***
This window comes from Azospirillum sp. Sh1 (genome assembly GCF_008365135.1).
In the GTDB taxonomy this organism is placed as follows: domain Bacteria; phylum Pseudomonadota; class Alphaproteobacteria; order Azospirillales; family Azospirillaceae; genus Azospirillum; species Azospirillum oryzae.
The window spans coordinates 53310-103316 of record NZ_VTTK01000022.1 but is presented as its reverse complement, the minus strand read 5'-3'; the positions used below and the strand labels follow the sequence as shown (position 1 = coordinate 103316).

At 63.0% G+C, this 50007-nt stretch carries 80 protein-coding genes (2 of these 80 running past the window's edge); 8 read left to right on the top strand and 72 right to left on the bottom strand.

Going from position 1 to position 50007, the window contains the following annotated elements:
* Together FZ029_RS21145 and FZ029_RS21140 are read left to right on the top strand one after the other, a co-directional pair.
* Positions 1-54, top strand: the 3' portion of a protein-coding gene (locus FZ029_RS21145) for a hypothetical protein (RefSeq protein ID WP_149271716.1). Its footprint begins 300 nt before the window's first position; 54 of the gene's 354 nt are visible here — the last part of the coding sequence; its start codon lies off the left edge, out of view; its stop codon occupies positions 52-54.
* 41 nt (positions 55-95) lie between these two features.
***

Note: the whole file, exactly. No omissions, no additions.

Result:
This window comes from Azospirillum sp. Sh1 (genome assembly GCF_008365135.1).
In the GTDB taxonomy this organism is placed as follows: domain Bacteria; phylum Pseudomonadota; class Alphaproteobacteria; order Azospirillales; family Azospirillaceae; genus Azospirillum; species Azospirillum oryzae.
The window spans coordinates 53310-103316 of record NZ_VTTK01000022.1 but is presented as its reverse complement, the minus strand read 5'-3'; the positions used below and the strand labels follow the sequence as shown (position 1 = coordinate 103316).

At 63.0% G+C, this 50007-nt stretch carries 80 protein-coding genes (2 of these 80 running past the window's edge); 8 read left to right on the top strand and 72 right to left on the bottom strand.

Going from position 1 to position 50007, the window contains the following annotated elements:
* Together FZ029_RS21145 and FZ029_RS21140 are read left to right on the top strand one after the other, a co-directional pair.
* Positions 1-54, top strand: the 3' portion of a protein-coding gene (locus FZ029_RS21145) for a hypothetical protein (RefSeq protein ID WP_149271716.1). Its footprint begins 300 nt before the window's first position; 54 of the gene's 354 nt are visible here — the last part of the coding sequence; its start codon lies off the left edge, out of view; its stop codon occupies positions 52-54.
* 41 nt (positions 55-95) lie between these two features.